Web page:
Brenda K. Starr

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Brenda K. Starr
Birth name Brenda Kaplan
Also known as The Freestyle Queen
Born (1966-10-14) October 14, 1966 (age 48)
Origin New York City, New York, U.S.
Genres Dance, salsa, freestyle
Occupation(s) Singer-songwriter
Years active 1985–present
Labels MCA (1986–1990)
Epic / Parcha / Platano (1996–2000)
Sony (2000–2004)
Boss Entertainment (2005–present)
Associated acts Mariah Carey
Website - Official Website

Brenda K. Starr (born Brenda Kaplan;[1] October 15, 1966) is an American singer and songwriter. She is well known originally in dance-pop, but now mostly in salsa-based music. She is also well known for her 1980s work with freestyle music.

Early life[edit]

Starr was born as Brenda Kaplan to a Jewish American father, organist Harvey Kaplan (also known as Harvey Kaye of the 1960s band the Spiral Starecase) and a Puerto Rican Roman Catholic mother.[1][2]

Career[edit]

In the early 1980s, through a chance meeting with Harry Belafonte, Starr landed a role in his 1984 hip hop film, Beat Street. Starr's appearance in the movie garnered attention, leading to a recording contract on Mirage Records, through Arthur Baker, who enlisted the help of two production teams to complete the album: Lotti Golden & Richard Scher, and Carl Sturken & Evan Rogers. The lead single, from (I Want Your Love) Starr's debut album, "Pickin' Up Pieces" written by Arthur Baker and Lotti Golden was a local club sensation and national hit, peaking at #9 on the Billboard Hot Dance Club Play Charts and on the Maxi Single's Chart. "Pickin' Up Pieces" also cracked the R&B Hip Hop Billboard Charts. By the late 80's Brenda was the undisputed queen of freestyle and House music.[3]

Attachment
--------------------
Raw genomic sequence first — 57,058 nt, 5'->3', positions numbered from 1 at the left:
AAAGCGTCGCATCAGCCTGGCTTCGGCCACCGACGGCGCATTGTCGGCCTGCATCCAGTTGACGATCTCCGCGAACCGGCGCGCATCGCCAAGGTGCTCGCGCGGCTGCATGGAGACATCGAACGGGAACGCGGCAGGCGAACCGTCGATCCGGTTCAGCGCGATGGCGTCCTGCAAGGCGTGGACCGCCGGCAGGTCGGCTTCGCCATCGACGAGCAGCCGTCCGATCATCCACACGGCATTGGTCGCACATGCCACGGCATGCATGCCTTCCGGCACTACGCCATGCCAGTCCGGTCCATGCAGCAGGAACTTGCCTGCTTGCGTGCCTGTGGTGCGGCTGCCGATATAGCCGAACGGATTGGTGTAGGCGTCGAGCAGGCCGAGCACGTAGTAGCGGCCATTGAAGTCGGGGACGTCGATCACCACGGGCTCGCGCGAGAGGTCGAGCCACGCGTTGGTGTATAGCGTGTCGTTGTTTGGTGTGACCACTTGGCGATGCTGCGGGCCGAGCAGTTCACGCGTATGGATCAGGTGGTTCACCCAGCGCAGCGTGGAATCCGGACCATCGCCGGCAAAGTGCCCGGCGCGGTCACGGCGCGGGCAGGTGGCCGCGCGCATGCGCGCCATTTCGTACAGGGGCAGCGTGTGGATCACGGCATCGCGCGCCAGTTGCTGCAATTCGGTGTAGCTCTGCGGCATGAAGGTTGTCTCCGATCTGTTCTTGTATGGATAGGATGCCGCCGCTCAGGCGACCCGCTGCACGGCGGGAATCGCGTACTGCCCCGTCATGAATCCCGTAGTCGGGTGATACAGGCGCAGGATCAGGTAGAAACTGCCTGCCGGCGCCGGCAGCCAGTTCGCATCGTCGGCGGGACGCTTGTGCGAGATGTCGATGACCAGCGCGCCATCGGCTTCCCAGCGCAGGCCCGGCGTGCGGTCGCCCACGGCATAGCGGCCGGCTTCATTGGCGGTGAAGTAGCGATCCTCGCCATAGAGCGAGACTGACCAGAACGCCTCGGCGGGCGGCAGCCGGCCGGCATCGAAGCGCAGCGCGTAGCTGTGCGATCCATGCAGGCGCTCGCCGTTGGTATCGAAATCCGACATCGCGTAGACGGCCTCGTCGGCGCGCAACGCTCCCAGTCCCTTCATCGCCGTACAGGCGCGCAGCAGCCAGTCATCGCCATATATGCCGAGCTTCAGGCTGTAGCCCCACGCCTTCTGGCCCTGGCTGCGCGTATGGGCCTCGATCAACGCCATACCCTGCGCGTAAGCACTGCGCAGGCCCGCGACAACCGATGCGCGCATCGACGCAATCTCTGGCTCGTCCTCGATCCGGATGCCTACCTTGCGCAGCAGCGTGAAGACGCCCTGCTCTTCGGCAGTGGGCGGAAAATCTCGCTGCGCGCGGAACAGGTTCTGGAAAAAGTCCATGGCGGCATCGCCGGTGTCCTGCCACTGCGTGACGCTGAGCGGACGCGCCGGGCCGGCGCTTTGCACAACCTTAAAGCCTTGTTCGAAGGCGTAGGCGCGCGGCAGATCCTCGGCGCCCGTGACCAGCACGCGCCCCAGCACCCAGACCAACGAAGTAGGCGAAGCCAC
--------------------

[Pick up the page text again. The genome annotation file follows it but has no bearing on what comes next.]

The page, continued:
Starr's eponymous sophomore LP, released in 1987 on MCA, included, what is considered her signature song, the power ballad "I Still Believe", which peaked at number 13 on the U.S. Billboard Hot 100, becoming Starr's first and only top 20 single on the Hot 100. In 1998, Mariah Carey covered the song, which peaked at number 4 on the Billboard Hot 100 and was certified platinum by the RIAA. The album also contained the club/dance smash "What You See is What You Get". The album peaked at #58 on the Billboard 200 albums chart. Starr has had two top 40 hits on the Billboard Hot 100: "I Still Believe" (which peaked at #13) and "What You See is What You Get" (which peaked at #24 and at #6 on the Hot Dance Music/Club Play.

Her song "Sweet Surrender" was included in the soundtrack for the 1988 teen film License to Drive starring Corey Haim. Her Song "Sata" was on the soundtrack for the 1990 film Lambada. During the late 1980s, Mariah Carey sang background vocals for Starr, and Starr helped Carey secure a recording contract by giving a demo tape of hers to Columbia Records executive Tommy Mottola at a party. By 1991, Mariah Carey had become Sony/Columbia's star attraction, which caused Starr's career to shrink in terms of commercial success.[citation needed] After being dropped from Sony/Columbia Records for lackluster sales of her second album, By Heart, Starr worked odd jobs to support herself and her family for several years, including one at a shopping mall in New Jersey.